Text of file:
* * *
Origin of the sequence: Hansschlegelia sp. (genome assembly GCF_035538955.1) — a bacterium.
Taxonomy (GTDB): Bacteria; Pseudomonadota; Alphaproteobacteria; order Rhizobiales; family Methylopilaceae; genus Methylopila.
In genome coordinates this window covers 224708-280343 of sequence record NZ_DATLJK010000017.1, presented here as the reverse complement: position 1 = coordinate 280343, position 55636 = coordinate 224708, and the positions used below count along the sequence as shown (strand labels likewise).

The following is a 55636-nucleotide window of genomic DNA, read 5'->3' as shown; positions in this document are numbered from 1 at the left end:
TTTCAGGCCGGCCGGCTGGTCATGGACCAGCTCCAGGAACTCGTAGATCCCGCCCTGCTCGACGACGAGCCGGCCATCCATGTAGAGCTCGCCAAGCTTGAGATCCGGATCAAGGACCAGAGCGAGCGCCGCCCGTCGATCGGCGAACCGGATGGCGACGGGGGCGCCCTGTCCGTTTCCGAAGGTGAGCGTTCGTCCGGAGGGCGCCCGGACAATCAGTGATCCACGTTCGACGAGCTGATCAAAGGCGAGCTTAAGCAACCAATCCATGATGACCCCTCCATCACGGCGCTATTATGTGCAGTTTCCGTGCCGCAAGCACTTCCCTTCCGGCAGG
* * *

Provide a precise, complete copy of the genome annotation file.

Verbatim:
Origin of the sequence: Hansschlegelia sp. (genome assembly GCF_035538955.1) — a bacterium.
Taxonomy (GTDB): Bacteria; Pseudomonadota; Alphaproteobacteria; order Rhizobiales; family Methylopilaceae; genus Methylopila.
In genome coordinates this window covers 224708-280343 of sequence record NZ_DATLJK010000017.1, presented here as the reverse complement: position 1 = coordinate 280343, position 55636 = coordinate 224708, and the positions used below count along the sequence as shown (strand labels likewise).

The following is a 55636-nucleotide window of genomic DNA, read 5'->3' as shown; positions in this document are numbered from 1 at the left end:
TTTCAGGCCGGCCGGCTGGTCATGGACCAGCTCCAGGAACTCGTAGATCCCGCCCTGCTCGACGACGAGCCGGCCATCCATGTAGAGCTCGCCAAGCTTGAGATCCGGATCAAGGACCAGAGCGAGCGCCGCCCGTCGATCGGCGAACCGGATGGCGACGGGGGCGCCCTGTCCGTTTCCGAAGGTGAGCGTTCGTCCGGAGGGCGCCCGGACAATCAGTGATCCACGTTCGACGAGCTGATCAAAGGCGAGCTTAAGCAACCAATCCATGATGACCCCTCCATCACGGCGCTATTATGTGCAGTTTCCGTGCCGCAAGCACTTCCCTTCCGGCAGG